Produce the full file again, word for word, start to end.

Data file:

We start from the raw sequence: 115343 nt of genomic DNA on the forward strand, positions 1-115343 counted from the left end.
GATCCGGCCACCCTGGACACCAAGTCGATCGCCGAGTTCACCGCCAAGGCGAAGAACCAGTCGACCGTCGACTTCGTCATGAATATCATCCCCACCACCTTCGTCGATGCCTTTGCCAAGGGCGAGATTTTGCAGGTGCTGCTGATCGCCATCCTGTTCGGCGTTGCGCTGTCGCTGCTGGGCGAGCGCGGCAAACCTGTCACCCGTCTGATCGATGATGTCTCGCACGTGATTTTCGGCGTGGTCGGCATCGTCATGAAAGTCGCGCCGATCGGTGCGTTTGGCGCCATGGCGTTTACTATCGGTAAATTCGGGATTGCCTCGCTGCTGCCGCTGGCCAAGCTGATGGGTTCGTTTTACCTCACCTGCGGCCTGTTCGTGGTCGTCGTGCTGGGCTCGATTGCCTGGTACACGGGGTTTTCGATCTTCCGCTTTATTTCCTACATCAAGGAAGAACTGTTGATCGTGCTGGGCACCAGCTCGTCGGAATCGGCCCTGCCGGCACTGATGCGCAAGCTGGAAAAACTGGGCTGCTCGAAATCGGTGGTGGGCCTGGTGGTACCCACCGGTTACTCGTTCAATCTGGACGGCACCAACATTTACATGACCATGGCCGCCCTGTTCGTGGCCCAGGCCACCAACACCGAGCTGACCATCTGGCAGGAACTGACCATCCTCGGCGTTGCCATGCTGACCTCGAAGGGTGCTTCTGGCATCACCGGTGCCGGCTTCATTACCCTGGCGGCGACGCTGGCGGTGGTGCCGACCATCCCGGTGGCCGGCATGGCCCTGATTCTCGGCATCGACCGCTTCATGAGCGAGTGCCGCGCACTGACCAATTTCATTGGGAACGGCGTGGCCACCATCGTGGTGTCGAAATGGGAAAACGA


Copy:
We start from the raw sequence: 115343 nt of genomic DNA on the forward strand, positions 1-115343 counted from the left end.
GATCCGGCCACCCTGGACACCAAGTCGATCGCCGAGTTCACCGCCAAGGCGAAGAACCAGTCGACCGTCGACTTCGTCATGAATATCATCCCCACCACCTTCGTCGATGCCTTTGCCAAGGGCGAGATTTTGCAGGTGCTGCTGATCGCCATCCTGTTCGGCGTTGCGCTGTCGCTGCTGGGCGAGCGCGGCAAACCTGTCACCCGTCTGATCGATGATGTCTCGCACGTGATTTTCGGCGTGGTCGGCATCGTCATGAAAGTCGCGCCGATCGGTGCGTTTGGCGCCATGGCGTTTACTATCGGTAAATTCGGGATTGCCTCGCTGCTGCCGCTGGCCAAGCTGATGGGTTCGTTTTACCTCACCTGCGGCCTGTTCGTGGTCGTCGTGCTGGGCTCGATTGCCTGGTACACGGGGTTTTCGATCTTCCGCTTTATTTCCTACATCAAGGAAGAACTGTTGATCGTGCTGGGCACCAGCTCGTCGGAATCGGCCCTGCCGGCACTGATGCGCAAGCTGGAAAAACTGGGCTGCTCGAAATCGGTGGTGGGCCTGGTGGTACCCACCGGTTACTCGTTCAATCTGGACGGCACCAACATTTACATGACCATGGCCGCCCTGTTCGTGGCCCAGGCCACCAACACCGAGCTGACCATCTGGCAGGAACTGACCATCCTCGGCGTTGCCATGCTGACCTCGAAGGGTGCTTCTGGCATCACCGGTGCCGGCTTCATTACCCTGGCGGCGACGCTGGCGGTGGTGCCGACCATCCCGGTGGCCGGCATGGCCCTGATTCTCGGCATCGACCGCTTCATGAGCGAGTGCCGCGCACTGACCAATTTCATTGGGAACGGCGTGGCCACCATCGTGGTGTCGAAATGGGAAAACGA